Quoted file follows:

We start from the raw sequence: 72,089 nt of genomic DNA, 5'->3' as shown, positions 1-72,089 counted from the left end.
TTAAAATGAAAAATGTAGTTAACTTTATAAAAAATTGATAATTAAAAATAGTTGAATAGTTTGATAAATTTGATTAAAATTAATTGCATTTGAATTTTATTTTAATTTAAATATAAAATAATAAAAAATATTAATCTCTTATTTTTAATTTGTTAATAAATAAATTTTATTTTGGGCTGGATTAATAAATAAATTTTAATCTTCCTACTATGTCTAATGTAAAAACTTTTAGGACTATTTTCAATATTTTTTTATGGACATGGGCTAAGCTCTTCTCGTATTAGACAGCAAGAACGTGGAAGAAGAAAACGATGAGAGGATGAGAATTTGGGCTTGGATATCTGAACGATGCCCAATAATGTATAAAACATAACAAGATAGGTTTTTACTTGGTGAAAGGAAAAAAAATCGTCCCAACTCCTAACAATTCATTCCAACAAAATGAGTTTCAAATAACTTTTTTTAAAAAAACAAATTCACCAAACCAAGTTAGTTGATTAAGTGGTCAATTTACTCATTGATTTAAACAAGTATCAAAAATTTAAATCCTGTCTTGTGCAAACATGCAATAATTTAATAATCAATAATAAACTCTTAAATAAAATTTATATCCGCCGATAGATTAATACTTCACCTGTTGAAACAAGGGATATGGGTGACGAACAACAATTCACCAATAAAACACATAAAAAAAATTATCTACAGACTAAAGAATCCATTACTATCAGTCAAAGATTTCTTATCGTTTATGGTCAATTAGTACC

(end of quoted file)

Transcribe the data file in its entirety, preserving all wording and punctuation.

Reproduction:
We start from the raw sequence: 72,089 nt of genomic DNA, 5'->3' as shown, positions 1-72,089 counted from the left end.
TTAAAATGAAAAATGTAGTTAACTTTATAAAAAATTGATAATTAAAAATAGTTGAATAGTTTGATAAATTTGATTAAAATTAATTGCATTTGAATTTTATTTTAATTTAAATATAAAATAATAAAAAATATTAATCTCTTATTTTTAATTTGTTAATAAATAAATTTTATTTTGGGCTGGATTAATAAATAAATTTTAATCTTCCTACTATGTCTAATGTAAAAACTTTTAGGACTATTTTCAATATTTTTTTATGGACATGGGCTAAGCTCTTCTCGTATTAGACAGCAAGAACGTGGAAGAAGAAAACGATGAGAGGATGAGAATTTGGGCTTGGATATCTGAACGATGCCCAATAATGTATAAAACATAACAAGATAGGTTTTTACTTGGTGAAAGGAAAAAAAATCGTCCCAACTCCTAACAATTCATTCCAACAAAATGAGTTTCAAATAACTTTTTTTAAAAAAACAAATTCACCAAACCAAGTTAGTTGATTAAGTGGTCAATTTACTCATTGATTTAAACAAGTATCAAAAATTTAAATCCTGTCTTGTGCAAACATGCAATAATTTAATAATCAATAATAAACTCTTAAATAAAATTTATATCCGCCGATAGATTAATACTTCACCTGTTGAAACAAGGGATATGGGTGACGAACAACAATTCACCAATAAAACACATAAAAAAAATTATCTACAGACTAAAGAATCCATTACTATCAGTCAAAGATTTCTTATCGTTTATGGTCAATTAGTACC